8. I’m not happy with one bed flats. Also the number of flats suggest they are being crammed in. We must ensure that the dead hand of Planning doesn’t dictate to elected councillors.

  9. The local conservation officer thinks the scheme will be a big improvement on the current building.So do I.Not that I’m anti-Brutalism per se, but this building is very much out of place.

  10. Anti-car people are

    1- deluded.
    2- ill informed.

    Public transport is not public transport its private transport. You can’t depend on it.

    Not all cars are harmful.

    The focus should be making personal vechiles greener. Not hammering people who don’t want to be held hostage by profit first transport companies

  11. One could say that “car people” are naive suckered who have fallen hook, line and sinker for the advertising blurb on every telly advert and most glossy magazines.
    After all, who would, in their right mind, spend £10,000s on a car which spends 23 hours every day sitting outside the owner’s home/work. And, when it does move, it is frequently overtaken by old ladies on bicycles.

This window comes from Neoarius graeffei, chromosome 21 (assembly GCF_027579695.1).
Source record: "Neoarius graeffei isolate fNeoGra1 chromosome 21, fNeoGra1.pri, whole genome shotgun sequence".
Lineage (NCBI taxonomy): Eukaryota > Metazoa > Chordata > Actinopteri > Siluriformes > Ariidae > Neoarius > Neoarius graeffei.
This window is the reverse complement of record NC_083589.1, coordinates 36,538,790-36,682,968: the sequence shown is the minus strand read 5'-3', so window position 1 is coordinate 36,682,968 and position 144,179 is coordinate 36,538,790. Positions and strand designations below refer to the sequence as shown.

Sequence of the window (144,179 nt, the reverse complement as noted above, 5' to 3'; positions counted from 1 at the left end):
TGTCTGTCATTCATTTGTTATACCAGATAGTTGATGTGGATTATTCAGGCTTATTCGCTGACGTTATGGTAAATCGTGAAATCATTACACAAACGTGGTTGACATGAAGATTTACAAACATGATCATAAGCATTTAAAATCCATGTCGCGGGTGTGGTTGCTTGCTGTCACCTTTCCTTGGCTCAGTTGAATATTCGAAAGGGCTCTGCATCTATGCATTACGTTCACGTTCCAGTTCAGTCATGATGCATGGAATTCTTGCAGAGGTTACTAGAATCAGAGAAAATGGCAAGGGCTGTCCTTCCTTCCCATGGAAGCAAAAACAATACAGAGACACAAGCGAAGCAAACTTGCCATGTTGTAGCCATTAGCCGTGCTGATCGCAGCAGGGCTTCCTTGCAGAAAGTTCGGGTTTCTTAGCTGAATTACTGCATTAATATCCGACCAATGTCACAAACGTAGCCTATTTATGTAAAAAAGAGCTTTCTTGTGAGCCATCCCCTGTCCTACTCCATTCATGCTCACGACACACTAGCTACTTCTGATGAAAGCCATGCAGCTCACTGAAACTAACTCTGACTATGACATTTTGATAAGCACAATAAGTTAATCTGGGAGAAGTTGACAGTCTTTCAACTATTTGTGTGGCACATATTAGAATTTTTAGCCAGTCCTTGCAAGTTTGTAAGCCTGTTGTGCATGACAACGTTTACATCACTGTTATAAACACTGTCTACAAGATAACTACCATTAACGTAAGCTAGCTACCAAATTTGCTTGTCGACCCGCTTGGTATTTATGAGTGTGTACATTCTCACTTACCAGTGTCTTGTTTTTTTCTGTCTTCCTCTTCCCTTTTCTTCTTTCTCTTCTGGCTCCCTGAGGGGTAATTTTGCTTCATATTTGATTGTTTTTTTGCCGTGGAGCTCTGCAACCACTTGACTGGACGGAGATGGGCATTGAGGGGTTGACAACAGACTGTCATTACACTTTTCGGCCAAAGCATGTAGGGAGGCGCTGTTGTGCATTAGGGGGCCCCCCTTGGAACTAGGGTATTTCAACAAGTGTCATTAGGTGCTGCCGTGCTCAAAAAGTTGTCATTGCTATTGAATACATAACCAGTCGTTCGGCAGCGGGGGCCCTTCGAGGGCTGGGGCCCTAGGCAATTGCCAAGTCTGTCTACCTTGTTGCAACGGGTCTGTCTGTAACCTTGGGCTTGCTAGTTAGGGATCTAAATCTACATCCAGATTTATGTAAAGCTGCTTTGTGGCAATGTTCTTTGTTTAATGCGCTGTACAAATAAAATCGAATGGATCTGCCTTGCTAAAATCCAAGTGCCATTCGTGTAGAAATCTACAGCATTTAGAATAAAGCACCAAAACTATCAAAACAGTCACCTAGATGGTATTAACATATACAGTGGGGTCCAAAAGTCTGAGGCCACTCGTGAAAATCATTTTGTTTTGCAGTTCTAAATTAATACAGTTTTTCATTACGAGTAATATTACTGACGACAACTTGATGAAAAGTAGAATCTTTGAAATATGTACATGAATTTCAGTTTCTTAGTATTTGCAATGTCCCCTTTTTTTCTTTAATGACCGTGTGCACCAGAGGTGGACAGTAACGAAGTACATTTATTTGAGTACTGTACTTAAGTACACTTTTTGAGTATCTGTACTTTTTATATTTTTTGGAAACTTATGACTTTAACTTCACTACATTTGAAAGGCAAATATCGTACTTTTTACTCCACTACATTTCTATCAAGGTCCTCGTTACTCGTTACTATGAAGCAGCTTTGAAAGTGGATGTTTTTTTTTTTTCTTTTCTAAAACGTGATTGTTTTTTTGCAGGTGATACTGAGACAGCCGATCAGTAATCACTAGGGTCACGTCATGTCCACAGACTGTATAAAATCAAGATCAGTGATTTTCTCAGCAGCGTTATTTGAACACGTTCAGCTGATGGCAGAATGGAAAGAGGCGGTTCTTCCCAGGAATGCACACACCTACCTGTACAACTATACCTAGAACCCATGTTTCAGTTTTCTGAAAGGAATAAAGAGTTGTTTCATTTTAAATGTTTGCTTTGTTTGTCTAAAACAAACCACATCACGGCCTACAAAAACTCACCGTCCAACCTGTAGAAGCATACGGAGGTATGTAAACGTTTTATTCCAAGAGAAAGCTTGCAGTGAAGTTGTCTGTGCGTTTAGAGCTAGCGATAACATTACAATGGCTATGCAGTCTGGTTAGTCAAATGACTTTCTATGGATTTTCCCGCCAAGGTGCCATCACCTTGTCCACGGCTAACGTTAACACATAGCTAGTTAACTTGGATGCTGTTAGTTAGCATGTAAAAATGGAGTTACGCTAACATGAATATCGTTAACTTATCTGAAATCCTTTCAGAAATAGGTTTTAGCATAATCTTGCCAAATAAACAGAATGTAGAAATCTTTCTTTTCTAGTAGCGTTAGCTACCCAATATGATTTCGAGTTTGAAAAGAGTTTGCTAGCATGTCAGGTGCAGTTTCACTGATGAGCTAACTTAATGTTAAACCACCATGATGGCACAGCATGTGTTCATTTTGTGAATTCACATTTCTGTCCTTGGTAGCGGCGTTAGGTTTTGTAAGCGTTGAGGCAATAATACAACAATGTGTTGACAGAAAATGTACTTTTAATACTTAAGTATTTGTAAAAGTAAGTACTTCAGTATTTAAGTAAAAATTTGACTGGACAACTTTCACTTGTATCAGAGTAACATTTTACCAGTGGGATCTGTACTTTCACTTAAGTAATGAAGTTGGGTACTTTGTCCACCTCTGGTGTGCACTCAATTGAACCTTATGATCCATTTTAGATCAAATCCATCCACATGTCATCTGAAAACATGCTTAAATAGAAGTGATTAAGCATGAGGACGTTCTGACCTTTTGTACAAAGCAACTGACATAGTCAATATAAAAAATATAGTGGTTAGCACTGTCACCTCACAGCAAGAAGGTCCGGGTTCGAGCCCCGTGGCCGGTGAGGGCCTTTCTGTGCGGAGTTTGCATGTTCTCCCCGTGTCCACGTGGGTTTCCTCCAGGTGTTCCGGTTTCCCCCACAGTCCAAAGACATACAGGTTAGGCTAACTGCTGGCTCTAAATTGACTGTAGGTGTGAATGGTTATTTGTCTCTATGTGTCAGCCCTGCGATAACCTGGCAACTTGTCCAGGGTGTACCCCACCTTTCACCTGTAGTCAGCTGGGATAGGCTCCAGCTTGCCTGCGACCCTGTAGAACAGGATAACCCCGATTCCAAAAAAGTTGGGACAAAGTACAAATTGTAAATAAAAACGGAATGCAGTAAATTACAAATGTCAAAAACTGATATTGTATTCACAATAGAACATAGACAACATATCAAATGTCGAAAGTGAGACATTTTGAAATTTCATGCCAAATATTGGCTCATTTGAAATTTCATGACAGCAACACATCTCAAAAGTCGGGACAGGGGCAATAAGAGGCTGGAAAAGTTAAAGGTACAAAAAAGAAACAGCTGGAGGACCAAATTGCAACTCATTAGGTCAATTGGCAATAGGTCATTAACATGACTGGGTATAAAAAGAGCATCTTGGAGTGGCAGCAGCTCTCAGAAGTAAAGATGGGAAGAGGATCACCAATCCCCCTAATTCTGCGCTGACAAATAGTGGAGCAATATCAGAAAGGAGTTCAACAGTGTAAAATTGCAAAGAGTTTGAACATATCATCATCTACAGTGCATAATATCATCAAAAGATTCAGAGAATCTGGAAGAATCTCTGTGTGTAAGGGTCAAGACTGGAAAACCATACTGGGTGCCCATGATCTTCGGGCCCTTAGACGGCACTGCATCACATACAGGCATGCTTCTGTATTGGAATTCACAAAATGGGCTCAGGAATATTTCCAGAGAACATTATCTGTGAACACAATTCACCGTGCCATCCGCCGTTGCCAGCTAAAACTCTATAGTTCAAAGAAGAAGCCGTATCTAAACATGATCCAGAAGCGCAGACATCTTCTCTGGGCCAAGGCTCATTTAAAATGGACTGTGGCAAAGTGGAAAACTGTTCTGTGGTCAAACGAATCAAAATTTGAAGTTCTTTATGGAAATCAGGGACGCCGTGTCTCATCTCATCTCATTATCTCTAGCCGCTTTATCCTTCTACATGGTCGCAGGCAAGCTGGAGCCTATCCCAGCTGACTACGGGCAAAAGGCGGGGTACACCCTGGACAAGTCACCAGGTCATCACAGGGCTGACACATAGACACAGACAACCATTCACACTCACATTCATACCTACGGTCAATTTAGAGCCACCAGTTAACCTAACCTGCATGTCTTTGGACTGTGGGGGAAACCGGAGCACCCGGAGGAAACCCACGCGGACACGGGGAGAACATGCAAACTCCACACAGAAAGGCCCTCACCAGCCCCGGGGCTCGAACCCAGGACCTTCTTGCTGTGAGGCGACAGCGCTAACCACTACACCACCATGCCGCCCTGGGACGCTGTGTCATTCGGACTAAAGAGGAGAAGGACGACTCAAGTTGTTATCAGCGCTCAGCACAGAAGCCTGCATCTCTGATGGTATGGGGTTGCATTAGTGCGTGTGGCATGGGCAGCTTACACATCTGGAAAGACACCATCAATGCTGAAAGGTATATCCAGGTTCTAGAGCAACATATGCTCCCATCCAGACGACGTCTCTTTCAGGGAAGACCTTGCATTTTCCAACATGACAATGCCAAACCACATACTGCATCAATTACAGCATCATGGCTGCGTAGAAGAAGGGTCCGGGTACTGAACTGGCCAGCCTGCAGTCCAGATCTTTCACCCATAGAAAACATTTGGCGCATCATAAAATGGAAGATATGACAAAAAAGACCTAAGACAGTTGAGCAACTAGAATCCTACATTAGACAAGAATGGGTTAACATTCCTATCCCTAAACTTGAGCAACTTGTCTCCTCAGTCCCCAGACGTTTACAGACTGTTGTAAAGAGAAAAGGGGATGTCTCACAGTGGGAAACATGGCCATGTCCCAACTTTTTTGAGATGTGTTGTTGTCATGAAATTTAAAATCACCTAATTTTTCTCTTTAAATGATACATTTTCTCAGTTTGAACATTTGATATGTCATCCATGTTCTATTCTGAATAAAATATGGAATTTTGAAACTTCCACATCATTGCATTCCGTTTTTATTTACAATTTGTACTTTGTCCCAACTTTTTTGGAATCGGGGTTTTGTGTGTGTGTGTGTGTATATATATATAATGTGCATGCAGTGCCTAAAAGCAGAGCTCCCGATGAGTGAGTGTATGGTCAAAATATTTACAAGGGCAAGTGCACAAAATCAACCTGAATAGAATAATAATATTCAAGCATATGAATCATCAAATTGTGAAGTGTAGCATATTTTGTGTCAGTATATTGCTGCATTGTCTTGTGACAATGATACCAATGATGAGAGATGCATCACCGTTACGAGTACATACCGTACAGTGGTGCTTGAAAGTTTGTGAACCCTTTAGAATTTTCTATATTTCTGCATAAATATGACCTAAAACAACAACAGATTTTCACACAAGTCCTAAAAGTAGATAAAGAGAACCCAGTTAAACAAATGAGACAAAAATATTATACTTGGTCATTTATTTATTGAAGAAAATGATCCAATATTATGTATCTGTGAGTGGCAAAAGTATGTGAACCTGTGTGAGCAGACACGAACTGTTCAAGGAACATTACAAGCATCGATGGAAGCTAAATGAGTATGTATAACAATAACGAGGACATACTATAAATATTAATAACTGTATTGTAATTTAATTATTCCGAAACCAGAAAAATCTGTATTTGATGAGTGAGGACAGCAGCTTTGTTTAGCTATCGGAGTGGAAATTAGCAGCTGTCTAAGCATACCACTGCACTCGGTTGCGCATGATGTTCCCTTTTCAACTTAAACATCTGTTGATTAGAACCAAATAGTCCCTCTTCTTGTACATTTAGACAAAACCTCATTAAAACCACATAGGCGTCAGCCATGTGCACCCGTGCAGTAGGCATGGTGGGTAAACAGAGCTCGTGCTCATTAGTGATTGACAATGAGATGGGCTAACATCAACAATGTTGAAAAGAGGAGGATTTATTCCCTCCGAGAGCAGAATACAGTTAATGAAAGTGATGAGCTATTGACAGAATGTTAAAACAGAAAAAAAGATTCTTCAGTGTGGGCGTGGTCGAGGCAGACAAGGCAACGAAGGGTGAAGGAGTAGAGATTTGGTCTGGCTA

Public transport is, by definition, public. Unlike a private car, which isn’t.

    A double decker bus, which takes up the space of 2 cars, holds nigh on 100 people. A full bus would take more than 50 cars off the road. What’s not to like about that?

    Almost all cars emit chemicals and particulates that are harmful.

    • And buses do not, dirty cars will disappear ,and he replaced by electric ,then problems really start ,what to do with all the batteries,ev batteries last about 7 years of so ,there is not enough factory space to recycle old batteries now,so millions will be dumped or stockpiled ,until enough recycling space is available if ever